Private sellers telling more used car ‘lies’

Cars on sale at a showroomThe economic climate is driving the UK to become a nation of dodgy dealers, according to new research which has found that 1 in 5 people admit to telling lies when selling their car.

A survey of 2,000 motorists by used car website Trusted Dealers found that private sellers were increasingly willing to bend the truth to secure a sale.

With almost 6.8 million used cars sold in 2010, the findings suggest that 1.4m used cars are being sold dishonestly each year with potentially dangerous consequences for unsuspecting motorists.

‘Money’ was listed as the main reason for telling porkies, suggesting that many motorists are increasingly willing to tell lies and cut corners because of the pressure of recouping cost on a car during tough economic conditions.

The most common lies were designed to hide existing faults, with one in three (34 per cent) designed to cover up mechanical issues and one in ten (10 per cent) hiding a poor service history.

However some buyers admitted to more serious offences. One in ten motorists were prepared to lie about their car’s mileage and five percent omitted to tell buyers about previous accidents.

Neil Addley, managing director of Trusted Dealers said: “This research clearly demonstrates the hidden dangers of buying a car from a private seller and although the majority of lies covered small defects, a worrying minority were trying to conceal potentially serious problems.

The research also found that Scottish sellers are the most likely to twist the truth (27 percent), followed closely by lying Londoners and wheeler dealing Essex Boys.

Yorkshire was found to be the most trustworthy part of the UK with fewer than 13 percent of sellers prepared to tell a lie.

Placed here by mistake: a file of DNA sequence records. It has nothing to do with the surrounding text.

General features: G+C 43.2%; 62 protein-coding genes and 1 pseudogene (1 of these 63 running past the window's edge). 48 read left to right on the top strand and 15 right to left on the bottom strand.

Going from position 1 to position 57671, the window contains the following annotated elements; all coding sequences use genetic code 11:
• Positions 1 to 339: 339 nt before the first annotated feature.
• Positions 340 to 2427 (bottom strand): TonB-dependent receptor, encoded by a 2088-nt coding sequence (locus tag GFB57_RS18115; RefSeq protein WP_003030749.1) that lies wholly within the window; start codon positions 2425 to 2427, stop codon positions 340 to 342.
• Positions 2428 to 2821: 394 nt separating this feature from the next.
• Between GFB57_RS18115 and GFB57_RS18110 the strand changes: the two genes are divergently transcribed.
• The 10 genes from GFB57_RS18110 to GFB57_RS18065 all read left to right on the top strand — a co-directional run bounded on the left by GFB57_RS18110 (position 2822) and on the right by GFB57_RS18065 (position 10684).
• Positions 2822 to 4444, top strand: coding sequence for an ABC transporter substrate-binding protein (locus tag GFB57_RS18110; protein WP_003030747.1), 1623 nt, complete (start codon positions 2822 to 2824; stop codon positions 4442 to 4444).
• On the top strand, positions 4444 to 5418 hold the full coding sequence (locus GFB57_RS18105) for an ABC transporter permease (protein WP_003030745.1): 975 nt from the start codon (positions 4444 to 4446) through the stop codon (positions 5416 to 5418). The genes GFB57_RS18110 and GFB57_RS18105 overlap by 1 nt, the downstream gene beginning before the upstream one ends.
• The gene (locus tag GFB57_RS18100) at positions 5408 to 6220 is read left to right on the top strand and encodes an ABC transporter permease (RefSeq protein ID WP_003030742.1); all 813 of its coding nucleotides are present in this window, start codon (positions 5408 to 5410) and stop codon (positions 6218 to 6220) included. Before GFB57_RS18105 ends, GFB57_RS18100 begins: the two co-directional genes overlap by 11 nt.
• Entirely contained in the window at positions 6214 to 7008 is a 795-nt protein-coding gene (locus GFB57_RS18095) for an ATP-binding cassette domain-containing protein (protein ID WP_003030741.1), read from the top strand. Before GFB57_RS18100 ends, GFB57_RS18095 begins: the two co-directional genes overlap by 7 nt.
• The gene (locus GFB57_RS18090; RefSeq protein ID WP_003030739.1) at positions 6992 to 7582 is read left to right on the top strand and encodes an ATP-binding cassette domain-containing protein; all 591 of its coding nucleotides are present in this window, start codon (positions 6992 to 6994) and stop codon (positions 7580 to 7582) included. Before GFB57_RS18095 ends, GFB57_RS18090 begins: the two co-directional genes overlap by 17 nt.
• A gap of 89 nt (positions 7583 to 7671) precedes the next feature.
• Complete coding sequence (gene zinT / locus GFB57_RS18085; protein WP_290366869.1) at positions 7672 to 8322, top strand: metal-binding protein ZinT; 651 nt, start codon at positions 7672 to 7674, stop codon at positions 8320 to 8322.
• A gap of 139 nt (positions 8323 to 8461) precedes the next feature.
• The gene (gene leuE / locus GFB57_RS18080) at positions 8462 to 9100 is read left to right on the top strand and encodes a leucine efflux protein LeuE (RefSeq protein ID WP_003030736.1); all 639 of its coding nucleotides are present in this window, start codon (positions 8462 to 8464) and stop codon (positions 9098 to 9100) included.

Over a third of private sellers (38 per cent) said they had used diversion tactics to distract a buyer from a problem with a car, with 15 per cent parking the car in a position to hide bumps, cracks and scratches.

A further three percent used temporary air fresheners to hide permanent smells.

To help buyers avoid potential scams, Trusted Dealers has put together 5 tips for buying in safety:

1. Arrange to view the car at the seller’s home and make sure you see them come out. Check the address matches the registration documents. Beware of a seller who insists on meeting at a pub or in a car park, their motives may be suspect.

2. Always take a friend, partner or relative with you for safety and don’t carry cash.

3. Check the car matches the description on the online advert. If they’ve exaggerated how good the condition of the vehicle is, be on your guard because the seller may also be hiding much more serious mechanical problems.

4. Take care with payment. Many forms of internet payment are not suitable for transactions between strangers and could be open to fraud. These include ESCROW, Moneygram or Western Union money transfers. Never hand over cash.

5. If something looks too good to be true, it probably is. Be suspicious and prepared to walk away.

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